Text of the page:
The City of Tallinn will appeal a ruling made by the Tallinn Administrative Court last Friday regarding Russian-language schools.
The decision threw out the city's complaint over the national government's mandate forbidding the upper secondary schools from using Russian as their primary language of study.
Tallinn Deputy Mayor Mihhail Kõlvart said the government's mandate is in violation of section 37 of the Constitution, which gives minority educational institutions the right to determine what language is used.
“Parents should have a decisive say in their children's education. In the given situation, parents have through representative councils demanded that some minority grade schools retain Russian as the language of study. Therefore, the city has a responsibility to honor the constitutionally-backed decisions made by the parents,” Kõlvart said in a press release.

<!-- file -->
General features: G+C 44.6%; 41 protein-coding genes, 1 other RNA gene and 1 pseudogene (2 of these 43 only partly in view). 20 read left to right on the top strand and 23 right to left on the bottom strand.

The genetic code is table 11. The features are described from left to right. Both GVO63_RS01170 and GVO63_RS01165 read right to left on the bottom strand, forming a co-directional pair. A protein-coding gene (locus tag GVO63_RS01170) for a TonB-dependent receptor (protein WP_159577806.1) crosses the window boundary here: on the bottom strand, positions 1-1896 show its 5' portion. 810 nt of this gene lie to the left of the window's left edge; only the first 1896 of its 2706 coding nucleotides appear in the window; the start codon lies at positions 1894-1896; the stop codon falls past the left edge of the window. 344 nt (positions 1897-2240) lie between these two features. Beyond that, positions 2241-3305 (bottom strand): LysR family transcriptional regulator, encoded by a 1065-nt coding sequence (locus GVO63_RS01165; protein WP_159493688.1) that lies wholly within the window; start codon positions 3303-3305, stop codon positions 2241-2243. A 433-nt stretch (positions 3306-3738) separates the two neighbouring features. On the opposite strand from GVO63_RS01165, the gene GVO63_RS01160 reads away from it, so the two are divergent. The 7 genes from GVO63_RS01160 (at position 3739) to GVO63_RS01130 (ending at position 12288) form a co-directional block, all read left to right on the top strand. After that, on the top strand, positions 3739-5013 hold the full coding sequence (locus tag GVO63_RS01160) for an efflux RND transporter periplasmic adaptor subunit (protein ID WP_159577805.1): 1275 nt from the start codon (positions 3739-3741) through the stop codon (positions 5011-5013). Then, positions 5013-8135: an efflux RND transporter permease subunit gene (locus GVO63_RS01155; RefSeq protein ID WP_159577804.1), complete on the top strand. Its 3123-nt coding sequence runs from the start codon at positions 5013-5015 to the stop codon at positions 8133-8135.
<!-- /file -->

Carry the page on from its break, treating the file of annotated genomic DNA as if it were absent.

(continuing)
The city's move is in response to the three-year transition to 60 percent Estonian-language curriculum imposed on Russian-language high schools starting this academic year, a change that has come under fire from the Centre Party-controlled Tallinn government.
In late December, the Cabinet rejected a plea by 15 upper secondary schools in Tallinn and Narva to be exempted from the transition.
In another effort to fight the change, the Tallinn City Council decided in February to establish a city-funded school where students can receive free primary and secondary education in Russian.
The Tallinna Vene Lütseum, which will be set up as a foundation, will also conduct continuing education courses, Delfi reported. Because the schools would technically be private, they would not be subject to the state's language requirements. Narva has made similar plans to set up a Russian-language school.